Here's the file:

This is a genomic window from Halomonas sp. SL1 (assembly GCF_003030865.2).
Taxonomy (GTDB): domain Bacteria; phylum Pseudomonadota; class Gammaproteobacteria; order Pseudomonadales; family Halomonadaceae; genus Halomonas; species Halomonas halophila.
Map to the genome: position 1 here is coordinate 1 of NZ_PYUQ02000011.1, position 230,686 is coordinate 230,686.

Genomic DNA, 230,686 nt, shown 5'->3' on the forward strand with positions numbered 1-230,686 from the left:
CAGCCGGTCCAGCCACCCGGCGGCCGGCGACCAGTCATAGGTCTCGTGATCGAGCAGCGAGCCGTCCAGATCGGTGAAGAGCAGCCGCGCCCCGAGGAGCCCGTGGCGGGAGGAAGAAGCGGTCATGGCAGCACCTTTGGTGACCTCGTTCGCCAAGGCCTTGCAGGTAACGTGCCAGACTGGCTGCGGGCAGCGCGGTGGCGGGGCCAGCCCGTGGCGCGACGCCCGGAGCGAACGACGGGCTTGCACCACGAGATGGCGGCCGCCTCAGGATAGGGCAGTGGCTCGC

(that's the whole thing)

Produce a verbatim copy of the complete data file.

This is a genomic window from Halomonas sp. SL1 (assembly GCF_003030865.2).
Taxonomy (GTDB): domain Bacteria; phylum Pseudomonadota; class Gammaproteobacteria; order Pseudomonadales; family Halomonadaceae; genus Halomonas; species Halomonas halophila.
Map to the genome: position 1 here is coordinate 1 of NZ_PYUQ02000011.1, position 230,686 is coordinate 230,686.

Genomic DNA, 230,686 nt, shown 5'->3' on the forward strand with positions numbered 1-230,686 from the left:
CAGCCGGTCCAGCCACCCGGCGGCCGGCGACCAGTCATAGGTCTCGTGATCGAGCAGCGAGCCGTCCAGATCGGTGAAGAGCAGCCGCGCCCCGAGGAGCCCGTGGCGGGAGGAAGAAGCGGTCATGGCAGCACCTTTGGTGACCTCGTTCGCCAAGGCCTTGCAGGTAACGTGCCAGACTGGCTGCGGGCAGCGCGGTGGCGGGGCCAGCCCGTGGCGCGACGCCCGGAGCGAACGACGGGCTTGCACCACGAGATGGCGGCCGCCTCAGGATAGGGCAGTGGCTCGC